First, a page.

Nizza, Washington From January 1988 at the latest, the daily intake of low-dose acetylsalicylic acid (ASA) has been seen as a means to reduce the risk of heart attacks. But while many millions of people have been using the aspirin ingredient since then, its value is being viewed more and more critically by scientists. A new European-American study now speaks of a significantly increased risk of cardiac insufficiency when taking ASA.

For the study, the scientists analyzed the data from 30,827 heart failure patients in Western Europe and the USA. The average age was 67 years. 7698 test subjects took aspirin, that was 25 percent of the patients. The observation period was 5.3 years. 1330 of the patients developed a pumping weakness of the heart.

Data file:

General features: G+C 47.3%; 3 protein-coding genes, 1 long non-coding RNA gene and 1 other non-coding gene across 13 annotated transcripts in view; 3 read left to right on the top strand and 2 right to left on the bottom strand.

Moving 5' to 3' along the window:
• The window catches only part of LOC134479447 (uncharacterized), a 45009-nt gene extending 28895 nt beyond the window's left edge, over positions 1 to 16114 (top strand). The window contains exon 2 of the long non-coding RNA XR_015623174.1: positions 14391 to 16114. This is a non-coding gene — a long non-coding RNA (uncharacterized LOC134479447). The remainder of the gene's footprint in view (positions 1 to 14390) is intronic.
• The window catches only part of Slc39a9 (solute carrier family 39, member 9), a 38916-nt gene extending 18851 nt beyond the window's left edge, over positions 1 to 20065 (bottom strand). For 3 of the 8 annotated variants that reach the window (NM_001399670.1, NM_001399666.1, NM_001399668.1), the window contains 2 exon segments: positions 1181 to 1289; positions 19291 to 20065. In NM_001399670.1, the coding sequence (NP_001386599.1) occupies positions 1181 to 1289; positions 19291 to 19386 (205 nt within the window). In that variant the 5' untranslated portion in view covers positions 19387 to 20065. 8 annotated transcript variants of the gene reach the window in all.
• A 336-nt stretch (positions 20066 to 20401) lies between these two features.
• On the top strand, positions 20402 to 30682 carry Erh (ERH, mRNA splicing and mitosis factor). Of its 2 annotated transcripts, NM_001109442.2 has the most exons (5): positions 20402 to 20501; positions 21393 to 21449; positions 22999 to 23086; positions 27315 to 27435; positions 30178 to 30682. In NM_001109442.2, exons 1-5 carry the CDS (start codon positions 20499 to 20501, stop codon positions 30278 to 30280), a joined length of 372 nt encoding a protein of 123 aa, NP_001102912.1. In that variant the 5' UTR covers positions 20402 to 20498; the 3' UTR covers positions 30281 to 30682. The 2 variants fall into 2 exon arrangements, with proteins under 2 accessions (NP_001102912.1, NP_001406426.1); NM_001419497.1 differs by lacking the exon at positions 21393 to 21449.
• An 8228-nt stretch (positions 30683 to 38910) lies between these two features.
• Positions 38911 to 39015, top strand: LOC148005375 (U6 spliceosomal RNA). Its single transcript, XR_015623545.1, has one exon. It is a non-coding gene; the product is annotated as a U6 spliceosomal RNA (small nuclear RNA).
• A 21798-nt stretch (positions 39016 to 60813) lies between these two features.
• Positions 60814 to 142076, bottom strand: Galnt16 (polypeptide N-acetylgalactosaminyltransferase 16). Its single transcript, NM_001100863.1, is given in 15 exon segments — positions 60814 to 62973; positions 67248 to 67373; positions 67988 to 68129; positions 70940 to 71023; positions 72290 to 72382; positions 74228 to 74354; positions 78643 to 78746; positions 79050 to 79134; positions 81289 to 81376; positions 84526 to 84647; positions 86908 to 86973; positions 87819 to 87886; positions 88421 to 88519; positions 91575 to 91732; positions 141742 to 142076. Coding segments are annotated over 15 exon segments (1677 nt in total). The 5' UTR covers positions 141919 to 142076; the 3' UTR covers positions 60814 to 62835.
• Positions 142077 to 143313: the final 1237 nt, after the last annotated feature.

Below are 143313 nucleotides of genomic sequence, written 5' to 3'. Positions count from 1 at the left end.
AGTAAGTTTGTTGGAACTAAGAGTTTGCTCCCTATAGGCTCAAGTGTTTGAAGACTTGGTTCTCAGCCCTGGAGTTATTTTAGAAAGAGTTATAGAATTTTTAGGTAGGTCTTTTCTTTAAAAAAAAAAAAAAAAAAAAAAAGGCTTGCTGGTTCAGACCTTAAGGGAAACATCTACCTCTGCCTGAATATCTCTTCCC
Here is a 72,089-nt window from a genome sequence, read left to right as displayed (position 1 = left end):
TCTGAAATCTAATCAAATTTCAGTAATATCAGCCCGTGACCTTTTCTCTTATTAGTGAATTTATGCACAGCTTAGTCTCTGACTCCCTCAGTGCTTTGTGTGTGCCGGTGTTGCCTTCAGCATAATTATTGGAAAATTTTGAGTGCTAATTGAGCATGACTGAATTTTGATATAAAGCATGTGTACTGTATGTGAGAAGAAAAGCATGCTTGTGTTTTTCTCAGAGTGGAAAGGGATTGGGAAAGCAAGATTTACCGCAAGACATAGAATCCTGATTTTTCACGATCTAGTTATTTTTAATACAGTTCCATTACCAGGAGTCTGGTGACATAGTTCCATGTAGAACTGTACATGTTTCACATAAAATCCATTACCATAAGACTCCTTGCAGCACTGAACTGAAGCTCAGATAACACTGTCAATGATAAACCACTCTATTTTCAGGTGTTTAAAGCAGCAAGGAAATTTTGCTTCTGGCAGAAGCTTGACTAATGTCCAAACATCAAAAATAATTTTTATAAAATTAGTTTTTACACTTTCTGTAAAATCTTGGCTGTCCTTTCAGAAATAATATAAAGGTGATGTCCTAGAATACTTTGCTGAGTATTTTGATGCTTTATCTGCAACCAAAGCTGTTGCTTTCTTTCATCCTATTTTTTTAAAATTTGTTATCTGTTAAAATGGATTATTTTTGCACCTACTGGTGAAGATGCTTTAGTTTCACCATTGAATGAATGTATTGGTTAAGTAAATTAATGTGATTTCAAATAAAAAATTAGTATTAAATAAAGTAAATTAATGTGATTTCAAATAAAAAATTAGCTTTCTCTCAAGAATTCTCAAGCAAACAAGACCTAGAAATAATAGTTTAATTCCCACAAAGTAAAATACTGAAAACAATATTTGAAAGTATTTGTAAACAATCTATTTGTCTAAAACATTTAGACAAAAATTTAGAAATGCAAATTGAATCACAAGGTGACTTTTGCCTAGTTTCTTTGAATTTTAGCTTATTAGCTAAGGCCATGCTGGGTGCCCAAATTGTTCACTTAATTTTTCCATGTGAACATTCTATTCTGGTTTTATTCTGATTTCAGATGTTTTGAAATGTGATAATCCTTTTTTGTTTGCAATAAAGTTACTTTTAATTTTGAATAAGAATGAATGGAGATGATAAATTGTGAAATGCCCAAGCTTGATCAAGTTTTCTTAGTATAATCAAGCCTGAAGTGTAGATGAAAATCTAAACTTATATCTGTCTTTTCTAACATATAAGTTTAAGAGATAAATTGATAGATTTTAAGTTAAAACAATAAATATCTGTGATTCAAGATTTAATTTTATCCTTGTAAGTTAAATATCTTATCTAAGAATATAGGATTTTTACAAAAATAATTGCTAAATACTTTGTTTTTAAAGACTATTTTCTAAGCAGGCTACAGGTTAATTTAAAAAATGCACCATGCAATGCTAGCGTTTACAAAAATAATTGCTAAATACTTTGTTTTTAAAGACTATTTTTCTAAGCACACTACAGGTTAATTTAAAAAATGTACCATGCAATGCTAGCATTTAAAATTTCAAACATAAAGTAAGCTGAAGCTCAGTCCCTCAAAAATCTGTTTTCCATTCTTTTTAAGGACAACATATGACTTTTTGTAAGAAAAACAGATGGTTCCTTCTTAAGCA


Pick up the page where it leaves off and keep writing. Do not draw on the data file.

When evaluating the information, the scientists mathematically compensated for other risks. The result: “The intake of aspirin was correlated with a 26 percent increased risk of heart failure, regardless of other factors.” The results of the observational study were then checked by assigning a control person to each person who had reported using ASA without taking ASA. This analysis also showed a risk increase of 26 percent. Even in 22,690 study participants without a diagnosed cardiovascular disease, a 27 percent increased risk of heart failure was registered when taking ASA. According to German cardiologists, large international studies should now verify these results in order to be able to make final statements. Until then, caution should be exercised when prescribing ASA.

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